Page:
Even Googleâ€™s senior vice-president of people operations, Laszlo Bock, has said the search engine company looks for employees who understand not only statistics and physics, but also psychology. â€œYou need some people who are holistic thinkers and have liberal arts backgrounds, and some who are deep functional experts,â€ he told the New York Times in 2014. â€œBuilding that balance is hard, but thatâ€™s where you end up building great societies, great organizations.â€
Shopify, Canadaâ€™s rapidly growing e-commerce company, uses phrases like â€œpositive customer-facing service experience,â€ and â€œcomfortable learning through osmosis,â€ and â€œteam ï¬rst approachâ€ to describe its ideal candidates for a technical support specialist position. But it pairs that with experience in technical support, front-end web development, and understanding acronyms like JSON/XML and MySQL and SSLs.
Anna Lambert, director of talent acquisition for the Ottawa-based tech company, says Shopify is always looking for people from diverse backgrounds with diverse interests. â€œWeâ€™re very intentional about making sure our requirements are actually requirements,â€ she says. â€œThis opens up a lot of our job postings to people who donâ€™t have a traditional background within that ï¬eld.â€
Take Gillian Massel, a project content strategist at Shopifyâ€™s headquarters in Ottawa. Massel holds a bachelorâ€™s degree in English literature from McGill University and a masterâ€™s in the subject from Dalhousie University in Halifax, but traded in Shakespeare for a career in tech. Initially, she thought her future was in academia.
Instead, sheâ€™s writing content for apps and software that Shopify develops, and dealing with â€œthe nitty-gritty details to the biggest abstract ideas about what Shopifyâ€™s voice and tone should be.â€
The 25-year-old says people think you need to know how to code to work at a tech company. Although she does do a bit of coding now, it was something she learned on the job. â€œOne of the things my degree taught me was just to care really deeply and passionately about something. Thatâ€™s a skill and thatâ€™s not something we should take for granted,â€ she says. â€œI think the purpose of university should be, and should hopefully remain, to a certain extent, to pursue knowledge for knowledgeâ€™s sake.â€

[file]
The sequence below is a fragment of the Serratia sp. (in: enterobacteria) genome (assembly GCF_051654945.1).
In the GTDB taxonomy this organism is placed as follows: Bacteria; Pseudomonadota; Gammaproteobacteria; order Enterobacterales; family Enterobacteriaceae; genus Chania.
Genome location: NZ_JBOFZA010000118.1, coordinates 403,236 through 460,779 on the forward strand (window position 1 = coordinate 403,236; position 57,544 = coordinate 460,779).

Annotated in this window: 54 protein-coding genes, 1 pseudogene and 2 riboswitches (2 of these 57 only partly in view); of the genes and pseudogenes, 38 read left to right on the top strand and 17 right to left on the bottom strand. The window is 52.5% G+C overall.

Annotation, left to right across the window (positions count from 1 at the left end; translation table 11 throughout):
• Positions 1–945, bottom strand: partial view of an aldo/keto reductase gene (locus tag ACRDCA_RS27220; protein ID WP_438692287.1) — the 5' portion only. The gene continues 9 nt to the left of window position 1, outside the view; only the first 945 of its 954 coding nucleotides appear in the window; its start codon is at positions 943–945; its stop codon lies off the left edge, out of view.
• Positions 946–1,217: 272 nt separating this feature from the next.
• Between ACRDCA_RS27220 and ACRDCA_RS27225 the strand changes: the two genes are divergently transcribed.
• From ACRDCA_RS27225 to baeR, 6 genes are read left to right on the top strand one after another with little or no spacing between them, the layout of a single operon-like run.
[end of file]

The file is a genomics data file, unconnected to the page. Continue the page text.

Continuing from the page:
Some universities are responding to the call for a diversiï¬ed skill set in both tech and arts by combining disciplines within degrees, catering to student interests and the future of work by diverging from the traditional university experience of declaring a major, or possibly two, and being restricted in course selection by those choices.
McMaster Universityâ€™s bachelor of arts and science, which has been around for more than three decades, is one example of that. The ArtSci program doesnâ€™t belong to any one faculty, instead it draws professors from all six. It takes 60 to 70 students a year, many of whom pursue a professional program like medicine or law after graduation.
Half of the required courses are speciï¬cally designed for the program and include things like Argumentation and Visual Culture Inquiry; the other half are electives, which can be in arts or science.
â€œThey can take biology one term and English the other. Or they can cluster their electives and specialize in a particular discipline,â€ says director Jean Wilson. â€œIt gives them the latitude to have their cake and eat it, too.â€
Similar programs based on diversiï¬cation of knowledge, not specialization, exist at Trent University in Peterborough, Ont., the University of Guelph in southwestern Ontario, McGill and the University of New Brunswick in Fredericton.
Then thereâ€™s the University of Waterlooâ€™s bachelor of knowledge integration (B.K.I.). What makes it different, says department chair Rob Gorbet, is that it has a smaller number of core courses and emphasizes â€œdesign thinkingâ€â€”a group-centric, holistic approach to problem solving.
Tiffany Lin and Delaney Swanson both have a B.K.I. from Waterloo, but their interests couldnâ€™t be more different. Lin, who graduated in 2015, focused on computer science and sociology in her undergrad, whereas Swanson, who graduated two years earlier, centred her studies on anthropology, French, and international relations.
Lin, 24, now works as a research associate in Boston, at Harvard Universityâ€™s Berkman Klein Center for Internet & Society. â€œIâ€™m thrown a lot of different topics all the time and I need to learn really quickly and be able to have an informed opinion,â€ she says. â€œK.I. really helped me develop an interesting way of looking at problems, both theoretically and practically.â€ Lin hopes to eventually get into law school.
â€œI think itâ€™s really helped us in just being able to jump in,â€ says 25-year-old Swanson. Her background has helped in her role as a â€œprofessional problem solverâ€ at the consultancy agency Overlap in Kitchener, Ont. â€œKnowledge integration helped prepare me for being curious.â€
Kee, a historian before he was a digital humanitarian, says this multidisciplinary approach has always been around, but now we have the technology to use itâ€”and use it in ways that counter modern problems, such as terrorism and climate change. â€œWhatâ€™s happened with the Internet,â€ he says, â€œis weâ€™re just so much more connected now.
â€œWeâ€™re creating different kinds of media, and those media require that we work with people who are different from us.â€